After Ben & Jerry’s announced it would stop selling ice cream in Israel’s West Bank settlements, pro-Israel organizations such as Brooklyn-based Amariah demanded that the ice cream company’s hechsher, or kosher certification, be removed. Some Australian grocery stores, as well as Australia’s Kashrut Authority, have removed Ben & Jerry’s from lists of kosher items.
But this is not the same as removing the brand’s hechsher, the process of which is not so simple. Kof-K, the Teaneck, New Jersey-based organization that certifies Ben & Jerry’s, has a contract with the ice cream company’s Israeli distributor that doesn’t expire for another year-and-a-half. Though the organization’s hands are tied until then, it is working with Unilever, Ben & Jerry’s parent company, to pressure Ben & Jerry’s to reconsider its stance.
“We hope that we’ll get it reversed,” said Rabbi Yehuda Rosenbaum, a Kof-K administrator.
But while some are fervent about wanting the hechsher removed from Ben & Jerry’s, some Philadelphia establishments are just as eager to get their own kosher certification.
Jessica Boese, co-owner of Cherry Hill, New Jersey’s new location of Nothing Bundt Cakes, isn’t Jewish but wants her franchise bakery location to be kosher to accommodate Cherry Hill’s Jewish population.
“It’s relatively simple for the amount that it is appreciated by the community,” Boese said.
Because she, along with her husband and co-owner, Steve Boese, knew they wanted a kosher establishment before opening, they didn’t need to worry about buying new equipment or making new rules about staff bringing non-kosher food into the kitchen.
For franchises like Nothing Bundt Cakes or Insomnia Cookies, getting a hechsher is straightforward.
“They have standardized ingredients that are coming in: They’re bound by the rules of their franchise agreements to only use certain suppliers that are coming in, all with their own certifications on it,” said Rabbi Yonah Gross, an administrator for Keystone-K, the Philadelphia organization that supervises those area franchises.
One factor that complicates the process of getting a hechsher, according to Gross: serving meat.
Preparing meat at a kosher restaurant requires not only separation from dairy, but the constant supervision of a Jewish person to ensure the product is being appropriately handled. That can be a non-starter for many restaurants that are most profitable on Friday and Saturday, as, besides not being able to cook meat on Shabbat, they wouldn’t be able to hire a Shabbat-observant supervisor, either.
“I don’t think we’d be able to supervise a meat restaurant that’s open on Shabbos,” Gross said.
Dairy restaurants also often require continuous supervision, but there are still more kosher dairy than kosher meat restaurants in Center City.
Plant-based restaurants Bar Bombón, Charlie was a sinner. and several HipCityVeg locations around the city all received kosher certification from the International Kosher Council on July 27. Supervised by Rabbi Eliezer Hirsch of Mekor Habracha Center City Synagogue, these restaurants join the ranks of other vegan kosher restaurants in the area supervised by IKC, such as 20th Street Pizza and Goldie.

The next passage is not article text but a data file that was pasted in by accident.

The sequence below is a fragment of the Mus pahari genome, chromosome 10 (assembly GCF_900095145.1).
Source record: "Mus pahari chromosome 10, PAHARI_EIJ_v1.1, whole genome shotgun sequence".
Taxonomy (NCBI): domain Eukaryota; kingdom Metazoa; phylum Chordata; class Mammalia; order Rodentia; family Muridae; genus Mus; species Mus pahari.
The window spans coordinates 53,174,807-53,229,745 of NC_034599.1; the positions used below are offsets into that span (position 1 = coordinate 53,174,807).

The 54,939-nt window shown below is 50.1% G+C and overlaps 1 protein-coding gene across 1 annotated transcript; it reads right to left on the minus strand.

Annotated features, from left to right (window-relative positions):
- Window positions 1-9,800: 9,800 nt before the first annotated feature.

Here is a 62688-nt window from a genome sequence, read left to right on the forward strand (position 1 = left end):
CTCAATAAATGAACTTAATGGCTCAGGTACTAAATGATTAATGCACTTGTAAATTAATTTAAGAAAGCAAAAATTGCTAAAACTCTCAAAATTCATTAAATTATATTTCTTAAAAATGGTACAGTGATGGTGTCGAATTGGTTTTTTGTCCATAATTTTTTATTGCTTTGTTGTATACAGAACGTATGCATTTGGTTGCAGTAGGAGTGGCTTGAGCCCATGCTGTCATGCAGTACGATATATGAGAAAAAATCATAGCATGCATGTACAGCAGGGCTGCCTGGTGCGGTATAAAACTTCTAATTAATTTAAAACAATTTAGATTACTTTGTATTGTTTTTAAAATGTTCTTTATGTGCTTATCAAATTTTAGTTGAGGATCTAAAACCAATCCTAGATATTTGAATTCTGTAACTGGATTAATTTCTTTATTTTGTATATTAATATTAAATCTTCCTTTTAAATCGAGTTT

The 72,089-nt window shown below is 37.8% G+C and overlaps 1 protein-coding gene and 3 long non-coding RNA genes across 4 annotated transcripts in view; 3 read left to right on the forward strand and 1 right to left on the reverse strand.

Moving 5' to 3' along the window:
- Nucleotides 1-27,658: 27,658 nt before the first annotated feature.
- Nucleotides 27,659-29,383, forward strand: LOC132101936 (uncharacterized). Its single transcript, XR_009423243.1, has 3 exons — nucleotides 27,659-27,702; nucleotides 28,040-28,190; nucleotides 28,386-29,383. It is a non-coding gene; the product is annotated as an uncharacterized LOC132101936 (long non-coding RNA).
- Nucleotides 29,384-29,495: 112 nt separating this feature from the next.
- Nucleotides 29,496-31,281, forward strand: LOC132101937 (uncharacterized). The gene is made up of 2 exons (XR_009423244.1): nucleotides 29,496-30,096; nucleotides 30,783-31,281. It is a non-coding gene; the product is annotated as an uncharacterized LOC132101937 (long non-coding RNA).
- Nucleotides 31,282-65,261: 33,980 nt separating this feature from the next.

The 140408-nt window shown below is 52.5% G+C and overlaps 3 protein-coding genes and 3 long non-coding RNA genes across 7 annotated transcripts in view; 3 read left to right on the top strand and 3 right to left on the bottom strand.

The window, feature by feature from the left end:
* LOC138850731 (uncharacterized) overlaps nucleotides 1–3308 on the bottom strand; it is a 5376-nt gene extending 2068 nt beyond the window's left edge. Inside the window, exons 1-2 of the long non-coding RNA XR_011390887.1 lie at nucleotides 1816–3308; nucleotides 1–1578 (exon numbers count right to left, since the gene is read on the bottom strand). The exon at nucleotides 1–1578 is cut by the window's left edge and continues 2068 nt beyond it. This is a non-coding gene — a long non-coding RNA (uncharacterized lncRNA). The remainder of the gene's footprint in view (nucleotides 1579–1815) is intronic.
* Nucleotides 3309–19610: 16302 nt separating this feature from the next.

“It really aligns with our mission to bring plant-based foods to people everywhere,” said Nicole Marquis, founder and CEO of Bar Bombón, Charlie was a sinner. and HipCityVeg. “Because we really believe it’s the single most important thing we can do to have a positive impact on our health, and, of course, on the environment.” Marquis hopes for her restaurants to become halal, further expanding her clientele.
Like kosher establishments that serve dairy or meat, vegan restaurants also have to be vigilant when washing produce and checking them for bugs. Though they don’t require constant supervision, restaurants are still required to have administrators provide periodic checks to ensure their standards are being upheld.
Not all vegan restaurants are interested in becoming kosher, Gross said. Some restaurants source sauces with animal byproducts because customers requested them. That these restaurants still advertise themselves as vegan underscores the importance that a kosher certification has on guaranteeing transparency between restaurants and customers.
Gross said he has noticed a steady increase in restaurants in the Philadelphia area applying for certification. Marquis said that she has seen a growing demand for plant-based restaurants, and members of the Jewish community have asked for her restaurants to get certified.
Despite Marquis’ anecdotal evidence, there doesn’t appear to be a major push from Philadelphia-based restaurants to become certified. Even so, the establishments that are becoming kosher — largely chains and vegetarian and vegan restaurants — indicate the growing desire of restaurants to gain a more inclusive consumer base, as well as become more conscious of where they source their food.
Conversely, kosher restaurants may get the short end of the stick if clientele are mostly limited to the kosher-keeping community.
“For kosher restaurants to be able to gain market share from the non-kosher community, that’s a big challenge for them,” Gross said.
[email protected]; 215-832-0741